Orchid bees (Apidae, Euglossini) from Oil Palm Plantations in Eastern Amazon Have Larger but Not Asymmetrical Wings
College of Forest Resources and Environmental Science
Phenotypic variation in both morphology and symmetry of individuals may appear due to environmental stress caused by land-use changes. Here, we evaluated fluctuating asymmetry (FA) and wing size variations of two orchid bee species, Euglossa ignita Smith, 1874 and Eulaema meriana (Olivier, 1789), comparing 11 wing traits. We sampled the individuals from legal reserves (LR), areas of permanent protection (APP), and oil palm plantations (PALM) in Eastern Amazonia. We calculated FA as the absolute difference between the wing measurements made in the right and left wings of specimens and both species’ wing size. We corrected each FA measure for possible directional asymmetry bias by subtracting the mean value of the mean FA signed difference to each FA measure. We compared FA and the size of each wing trait of each species between land-use types using one-way ANOVAs. We found no effect of FA between land-use types, but we observed individuals of both species from PALM areas having larger wings than those from LR areas. Our results demonstrate that there seems to be a pressure exerted by land-use change associated with palm oil cultivation favoring individuals with larger wings, although both species had shown substantial permeability of oil palm.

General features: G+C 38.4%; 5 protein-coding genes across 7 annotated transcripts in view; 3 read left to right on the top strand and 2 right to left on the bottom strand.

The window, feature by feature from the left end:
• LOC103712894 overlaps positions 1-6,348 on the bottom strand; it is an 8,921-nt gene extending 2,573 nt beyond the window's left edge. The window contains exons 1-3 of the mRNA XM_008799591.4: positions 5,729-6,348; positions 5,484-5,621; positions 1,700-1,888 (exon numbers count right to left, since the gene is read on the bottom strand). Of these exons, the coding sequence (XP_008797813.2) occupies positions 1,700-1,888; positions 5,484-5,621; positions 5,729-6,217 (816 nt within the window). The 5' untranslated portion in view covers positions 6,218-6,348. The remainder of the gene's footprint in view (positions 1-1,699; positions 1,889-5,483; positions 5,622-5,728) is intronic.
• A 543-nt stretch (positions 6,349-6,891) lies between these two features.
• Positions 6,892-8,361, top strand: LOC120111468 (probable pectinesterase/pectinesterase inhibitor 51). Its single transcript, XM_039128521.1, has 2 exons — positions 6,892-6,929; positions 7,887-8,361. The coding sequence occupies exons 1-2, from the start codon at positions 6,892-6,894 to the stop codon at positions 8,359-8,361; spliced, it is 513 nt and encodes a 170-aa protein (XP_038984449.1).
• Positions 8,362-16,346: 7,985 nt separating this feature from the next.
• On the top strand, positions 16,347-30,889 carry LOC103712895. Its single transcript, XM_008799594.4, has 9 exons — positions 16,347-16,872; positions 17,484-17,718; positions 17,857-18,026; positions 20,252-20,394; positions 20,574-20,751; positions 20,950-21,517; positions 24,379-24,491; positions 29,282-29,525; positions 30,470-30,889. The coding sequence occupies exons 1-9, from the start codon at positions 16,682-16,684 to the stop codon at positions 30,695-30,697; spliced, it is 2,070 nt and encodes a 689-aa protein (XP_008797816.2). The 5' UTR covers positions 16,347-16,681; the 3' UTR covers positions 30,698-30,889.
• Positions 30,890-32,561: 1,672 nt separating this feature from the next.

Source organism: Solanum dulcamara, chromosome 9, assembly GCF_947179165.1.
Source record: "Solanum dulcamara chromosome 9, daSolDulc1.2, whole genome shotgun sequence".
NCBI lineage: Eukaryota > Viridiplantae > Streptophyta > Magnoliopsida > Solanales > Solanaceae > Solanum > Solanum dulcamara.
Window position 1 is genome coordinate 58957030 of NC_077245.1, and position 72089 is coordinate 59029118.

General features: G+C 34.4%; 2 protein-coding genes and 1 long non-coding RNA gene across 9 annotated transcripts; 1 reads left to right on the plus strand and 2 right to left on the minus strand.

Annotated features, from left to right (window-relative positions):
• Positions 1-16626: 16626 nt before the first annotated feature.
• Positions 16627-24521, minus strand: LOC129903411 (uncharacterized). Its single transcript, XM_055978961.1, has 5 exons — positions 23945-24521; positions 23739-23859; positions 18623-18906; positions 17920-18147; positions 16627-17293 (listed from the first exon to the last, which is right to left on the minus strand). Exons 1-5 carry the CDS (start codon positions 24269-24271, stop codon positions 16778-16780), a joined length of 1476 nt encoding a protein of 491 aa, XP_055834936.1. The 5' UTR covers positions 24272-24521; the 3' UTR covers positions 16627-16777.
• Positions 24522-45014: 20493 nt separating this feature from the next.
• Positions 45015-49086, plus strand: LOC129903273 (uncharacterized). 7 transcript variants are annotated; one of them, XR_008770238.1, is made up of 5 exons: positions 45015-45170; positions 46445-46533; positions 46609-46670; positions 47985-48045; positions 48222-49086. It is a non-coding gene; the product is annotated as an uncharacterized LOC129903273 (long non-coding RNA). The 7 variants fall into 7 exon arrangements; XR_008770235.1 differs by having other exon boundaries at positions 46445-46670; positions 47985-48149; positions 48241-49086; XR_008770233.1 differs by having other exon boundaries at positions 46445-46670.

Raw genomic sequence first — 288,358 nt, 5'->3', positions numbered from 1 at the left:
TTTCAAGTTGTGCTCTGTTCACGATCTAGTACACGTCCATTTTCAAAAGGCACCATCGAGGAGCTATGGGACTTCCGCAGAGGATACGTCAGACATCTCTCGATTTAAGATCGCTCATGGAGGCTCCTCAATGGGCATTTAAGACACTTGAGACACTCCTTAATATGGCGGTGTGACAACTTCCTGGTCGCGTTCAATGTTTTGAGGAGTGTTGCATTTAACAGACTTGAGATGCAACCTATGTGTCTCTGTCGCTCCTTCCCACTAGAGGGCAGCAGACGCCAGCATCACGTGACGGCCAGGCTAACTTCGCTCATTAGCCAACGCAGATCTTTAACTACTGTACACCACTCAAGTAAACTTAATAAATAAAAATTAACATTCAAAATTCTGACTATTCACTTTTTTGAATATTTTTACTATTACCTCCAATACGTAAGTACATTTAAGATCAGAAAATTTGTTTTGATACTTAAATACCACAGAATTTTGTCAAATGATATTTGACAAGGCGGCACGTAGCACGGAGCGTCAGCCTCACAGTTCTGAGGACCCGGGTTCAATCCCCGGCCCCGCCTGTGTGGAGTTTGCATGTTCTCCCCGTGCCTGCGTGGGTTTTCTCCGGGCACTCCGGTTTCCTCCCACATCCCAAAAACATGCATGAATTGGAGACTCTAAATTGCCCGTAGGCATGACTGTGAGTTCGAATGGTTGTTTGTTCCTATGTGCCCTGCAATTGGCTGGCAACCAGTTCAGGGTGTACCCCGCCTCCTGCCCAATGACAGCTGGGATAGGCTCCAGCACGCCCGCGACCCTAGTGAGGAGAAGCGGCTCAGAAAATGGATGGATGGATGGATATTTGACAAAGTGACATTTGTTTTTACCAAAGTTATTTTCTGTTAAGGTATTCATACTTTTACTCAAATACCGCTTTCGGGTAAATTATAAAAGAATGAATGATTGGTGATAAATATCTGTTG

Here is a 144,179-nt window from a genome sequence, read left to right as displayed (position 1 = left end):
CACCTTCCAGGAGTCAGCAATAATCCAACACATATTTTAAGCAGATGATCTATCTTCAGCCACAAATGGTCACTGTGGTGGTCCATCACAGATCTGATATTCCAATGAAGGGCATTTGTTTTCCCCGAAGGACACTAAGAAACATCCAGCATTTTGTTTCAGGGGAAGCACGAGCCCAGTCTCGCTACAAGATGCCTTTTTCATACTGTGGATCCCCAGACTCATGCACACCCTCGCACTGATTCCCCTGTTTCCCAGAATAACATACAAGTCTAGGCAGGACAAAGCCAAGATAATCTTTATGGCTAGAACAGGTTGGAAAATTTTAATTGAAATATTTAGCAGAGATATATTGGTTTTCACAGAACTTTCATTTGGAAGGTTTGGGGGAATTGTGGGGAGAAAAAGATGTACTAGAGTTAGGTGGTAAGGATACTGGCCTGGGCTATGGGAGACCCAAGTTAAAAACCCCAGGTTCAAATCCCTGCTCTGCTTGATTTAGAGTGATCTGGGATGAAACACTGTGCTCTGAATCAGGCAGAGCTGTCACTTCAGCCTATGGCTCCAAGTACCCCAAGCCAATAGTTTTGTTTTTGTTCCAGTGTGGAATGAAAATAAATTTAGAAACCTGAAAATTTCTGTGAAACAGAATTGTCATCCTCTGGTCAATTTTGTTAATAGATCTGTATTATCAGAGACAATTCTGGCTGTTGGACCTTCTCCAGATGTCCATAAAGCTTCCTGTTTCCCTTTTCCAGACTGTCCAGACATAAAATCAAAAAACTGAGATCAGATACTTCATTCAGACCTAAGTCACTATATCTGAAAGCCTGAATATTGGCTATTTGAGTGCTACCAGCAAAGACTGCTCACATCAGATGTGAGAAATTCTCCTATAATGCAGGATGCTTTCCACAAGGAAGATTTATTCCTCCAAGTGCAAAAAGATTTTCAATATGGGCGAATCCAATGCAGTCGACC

Orchid bees (Apidae, Euglossini) from Oil Palm Plantations in Eastern Amazon Have Larger but Not Asymmetrical Wings.
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